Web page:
Thursday, November 01, 2012
Aquarelle for the end of time
Olivier Messiaen’s Quartet for the End of Time is linked to the unknown watercolour – aquarelle – seen above by a chance overgrown path. Here is the story…
While staying recently outside the delightful fishing port of Saint-Gilles-Croix-de-Vie in the Vendée region of France I visited the museum devoted to the artist Henry Simon. Born in 1910 in nearby Saint-Hilaire-de-Riez, Henry Simon was one of a group of artists who explored the light and landscape of the northern Vendée in the 1930s. He spent time painting in Algiers in 1950 before returning to the Vendée where he lived until his death in 1987. Simon said that “Water is an always changing plastic element which allows a thousand different visions in a very short time”, and if he is known at all today outside the Vendée it is for his mature output which explores the relationship between the people of the region and the omnipresent sea. But there is an unknown darker side to his work, and the connection between this and the Messiaen quartet struck me as soon as I saw the original of the watercolour in the museum in Saint-Gilles-Croix-de-Vie.
In 1939 Henry Simon - who was a keen amateur musician - was mobilised into the French army. After being captured at Dunkerque in 1940 he was sent to Stalag 1B prisoner of war camp in East Prussia - now Poland. He continued painting while imprisoned, and after he returned to France in 1941 published twenty of the watercolours in a limited edition volume with a text by his brother André titled Compagnons de Silence (Comrades in Silence). Reproduced above is Le violinist au camp which Simon painted in Stalag 1B. As is well known, Olivier Messiaen was captured while serving as a medical auxiliary in the French Army, and the Quartet for the End of Time was composed in Stalag V111-A, a prison camp also located in what is now Poland. Simon's aquarelle is dated '1940/41' while Messiaen's quartet was given its first performance in Stalag_VIII-A in January 1941. Although the two camps were three hundred miles apart the coincidence is startling - or maybe it is not a coincidence?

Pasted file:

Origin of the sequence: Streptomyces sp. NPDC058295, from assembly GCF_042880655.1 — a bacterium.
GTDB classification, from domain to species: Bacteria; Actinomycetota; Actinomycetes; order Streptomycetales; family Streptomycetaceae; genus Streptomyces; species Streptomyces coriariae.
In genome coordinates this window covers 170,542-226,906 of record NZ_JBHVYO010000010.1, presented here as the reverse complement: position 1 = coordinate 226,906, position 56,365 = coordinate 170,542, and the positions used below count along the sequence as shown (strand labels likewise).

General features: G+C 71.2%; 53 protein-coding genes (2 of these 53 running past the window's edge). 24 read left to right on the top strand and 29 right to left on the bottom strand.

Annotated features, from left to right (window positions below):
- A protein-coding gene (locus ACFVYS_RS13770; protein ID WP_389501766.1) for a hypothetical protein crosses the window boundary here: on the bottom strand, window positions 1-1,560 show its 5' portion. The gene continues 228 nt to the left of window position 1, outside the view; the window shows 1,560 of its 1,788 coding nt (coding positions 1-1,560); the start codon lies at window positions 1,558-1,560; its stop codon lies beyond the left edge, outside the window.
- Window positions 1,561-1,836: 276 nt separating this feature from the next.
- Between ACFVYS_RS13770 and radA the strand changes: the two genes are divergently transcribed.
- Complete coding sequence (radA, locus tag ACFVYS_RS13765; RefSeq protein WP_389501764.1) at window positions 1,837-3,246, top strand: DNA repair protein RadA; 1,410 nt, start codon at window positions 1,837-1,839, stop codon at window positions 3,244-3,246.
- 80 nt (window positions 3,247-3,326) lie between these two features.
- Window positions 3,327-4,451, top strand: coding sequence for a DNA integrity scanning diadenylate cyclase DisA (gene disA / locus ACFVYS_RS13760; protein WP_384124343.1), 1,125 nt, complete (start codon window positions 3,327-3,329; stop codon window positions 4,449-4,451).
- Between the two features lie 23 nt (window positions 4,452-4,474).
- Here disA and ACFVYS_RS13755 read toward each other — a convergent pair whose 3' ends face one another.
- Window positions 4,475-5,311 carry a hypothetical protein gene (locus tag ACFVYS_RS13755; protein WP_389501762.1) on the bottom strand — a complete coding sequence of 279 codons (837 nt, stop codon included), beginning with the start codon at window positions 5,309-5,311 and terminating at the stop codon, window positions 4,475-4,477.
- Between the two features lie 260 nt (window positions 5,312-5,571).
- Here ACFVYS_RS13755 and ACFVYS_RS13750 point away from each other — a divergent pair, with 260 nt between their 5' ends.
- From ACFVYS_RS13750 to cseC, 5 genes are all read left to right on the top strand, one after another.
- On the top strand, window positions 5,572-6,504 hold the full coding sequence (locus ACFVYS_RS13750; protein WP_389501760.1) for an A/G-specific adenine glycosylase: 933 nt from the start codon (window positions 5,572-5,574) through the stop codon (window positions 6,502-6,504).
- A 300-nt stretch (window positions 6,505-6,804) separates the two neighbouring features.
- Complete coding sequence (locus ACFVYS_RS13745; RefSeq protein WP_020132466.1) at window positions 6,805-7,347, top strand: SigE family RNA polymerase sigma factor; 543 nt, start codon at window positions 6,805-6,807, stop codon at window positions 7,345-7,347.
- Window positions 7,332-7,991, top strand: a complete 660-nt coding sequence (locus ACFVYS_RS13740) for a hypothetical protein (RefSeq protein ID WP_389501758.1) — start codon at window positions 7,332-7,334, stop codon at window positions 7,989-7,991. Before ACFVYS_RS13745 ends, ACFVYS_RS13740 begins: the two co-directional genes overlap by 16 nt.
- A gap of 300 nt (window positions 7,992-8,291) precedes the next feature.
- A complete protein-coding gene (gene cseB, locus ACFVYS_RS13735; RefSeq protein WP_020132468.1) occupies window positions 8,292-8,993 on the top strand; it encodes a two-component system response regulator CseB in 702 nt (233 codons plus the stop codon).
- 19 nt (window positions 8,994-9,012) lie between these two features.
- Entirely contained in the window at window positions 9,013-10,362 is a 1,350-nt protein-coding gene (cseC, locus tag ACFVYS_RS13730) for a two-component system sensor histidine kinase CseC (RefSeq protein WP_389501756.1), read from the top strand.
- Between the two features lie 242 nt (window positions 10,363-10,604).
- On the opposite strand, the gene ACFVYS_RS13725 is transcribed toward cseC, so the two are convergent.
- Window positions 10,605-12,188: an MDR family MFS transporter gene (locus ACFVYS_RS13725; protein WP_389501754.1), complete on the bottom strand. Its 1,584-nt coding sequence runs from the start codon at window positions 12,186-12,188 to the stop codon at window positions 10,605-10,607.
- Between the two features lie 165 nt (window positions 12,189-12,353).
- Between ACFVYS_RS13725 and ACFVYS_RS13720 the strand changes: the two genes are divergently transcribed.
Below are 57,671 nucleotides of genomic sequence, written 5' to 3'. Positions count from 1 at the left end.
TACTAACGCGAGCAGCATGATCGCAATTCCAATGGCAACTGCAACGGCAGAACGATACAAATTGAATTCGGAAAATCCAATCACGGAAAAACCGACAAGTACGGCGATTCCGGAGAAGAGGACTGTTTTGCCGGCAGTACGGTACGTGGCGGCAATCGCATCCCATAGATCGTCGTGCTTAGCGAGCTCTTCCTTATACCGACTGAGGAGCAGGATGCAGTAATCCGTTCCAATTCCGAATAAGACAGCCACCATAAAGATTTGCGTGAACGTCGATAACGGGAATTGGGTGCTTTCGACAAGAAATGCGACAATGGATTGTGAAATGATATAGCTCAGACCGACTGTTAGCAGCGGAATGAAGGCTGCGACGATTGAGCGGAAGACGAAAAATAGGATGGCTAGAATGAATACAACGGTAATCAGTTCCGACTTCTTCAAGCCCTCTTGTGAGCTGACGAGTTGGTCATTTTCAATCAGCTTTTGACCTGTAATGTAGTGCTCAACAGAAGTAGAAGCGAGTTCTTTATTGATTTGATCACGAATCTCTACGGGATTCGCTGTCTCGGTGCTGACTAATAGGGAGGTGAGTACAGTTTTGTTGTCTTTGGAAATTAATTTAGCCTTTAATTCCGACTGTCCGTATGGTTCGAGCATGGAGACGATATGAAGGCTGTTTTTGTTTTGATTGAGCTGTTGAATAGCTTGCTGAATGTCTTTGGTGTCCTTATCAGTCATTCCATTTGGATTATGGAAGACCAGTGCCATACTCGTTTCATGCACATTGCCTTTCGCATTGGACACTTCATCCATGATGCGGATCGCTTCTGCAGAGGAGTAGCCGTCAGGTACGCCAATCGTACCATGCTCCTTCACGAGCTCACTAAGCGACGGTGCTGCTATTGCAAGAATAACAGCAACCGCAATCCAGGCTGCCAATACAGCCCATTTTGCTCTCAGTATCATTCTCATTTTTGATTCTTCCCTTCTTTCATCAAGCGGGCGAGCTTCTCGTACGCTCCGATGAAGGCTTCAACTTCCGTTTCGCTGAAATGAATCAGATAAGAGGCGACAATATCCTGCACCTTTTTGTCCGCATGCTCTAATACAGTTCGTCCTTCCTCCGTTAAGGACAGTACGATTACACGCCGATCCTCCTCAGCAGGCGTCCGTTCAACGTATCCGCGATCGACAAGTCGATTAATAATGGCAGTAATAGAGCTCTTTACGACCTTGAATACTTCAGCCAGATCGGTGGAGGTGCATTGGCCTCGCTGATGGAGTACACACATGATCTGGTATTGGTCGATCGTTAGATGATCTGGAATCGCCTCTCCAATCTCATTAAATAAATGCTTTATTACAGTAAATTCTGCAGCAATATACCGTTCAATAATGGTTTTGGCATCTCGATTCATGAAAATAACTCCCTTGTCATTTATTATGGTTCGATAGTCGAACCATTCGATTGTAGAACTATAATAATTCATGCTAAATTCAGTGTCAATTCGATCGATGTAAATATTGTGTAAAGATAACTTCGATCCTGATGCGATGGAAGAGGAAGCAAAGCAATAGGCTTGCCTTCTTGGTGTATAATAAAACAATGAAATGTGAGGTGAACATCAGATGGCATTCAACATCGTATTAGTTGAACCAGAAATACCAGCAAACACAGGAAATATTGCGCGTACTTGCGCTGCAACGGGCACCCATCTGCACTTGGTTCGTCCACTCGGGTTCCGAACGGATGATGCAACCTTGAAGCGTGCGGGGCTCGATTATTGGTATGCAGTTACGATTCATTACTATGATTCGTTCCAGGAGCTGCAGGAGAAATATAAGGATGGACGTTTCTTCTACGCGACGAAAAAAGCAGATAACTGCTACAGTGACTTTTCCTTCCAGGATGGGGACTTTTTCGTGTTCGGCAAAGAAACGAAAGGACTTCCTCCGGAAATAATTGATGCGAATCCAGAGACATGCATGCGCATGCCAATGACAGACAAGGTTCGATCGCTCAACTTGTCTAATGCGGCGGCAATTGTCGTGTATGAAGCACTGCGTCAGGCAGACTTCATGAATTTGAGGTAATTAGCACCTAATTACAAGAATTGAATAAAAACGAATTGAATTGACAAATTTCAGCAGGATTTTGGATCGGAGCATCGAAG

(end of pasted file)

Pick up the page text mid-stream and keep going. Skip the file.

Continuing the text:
France prefers to celebrate the folkloric elements of its past rather than the les années noires of 1940-45, and to my knowledge the connection between Henry Simon’s prison camp painting and Messiaen’s quartet has not been made before. The admirable Espace Henry Simon in Saint-Glles, which was created from the artist’s derelict studio and is managed by his daughter Monique Simon, sells reproductions of his paintings, but they do not include the sombre Le violinist au camp. However, when I expressed interest in the watercolour Ms Simon undertook to reproduce it, and I thank her for her co-operation. The copyright lies with the artist’s estate and the image above has been slightly cropped - interest in commercial reproduction should be directed to Monique Simon. Elsewhere I ask Was Olivier Messiaen part of the Vichy myth?
Also on Facebook and Twitter. Please respect the copyright of the reproduced Henry Simon painting. Report broken links, missing images and errors to - overgrownpath at hotmail dot co dot uk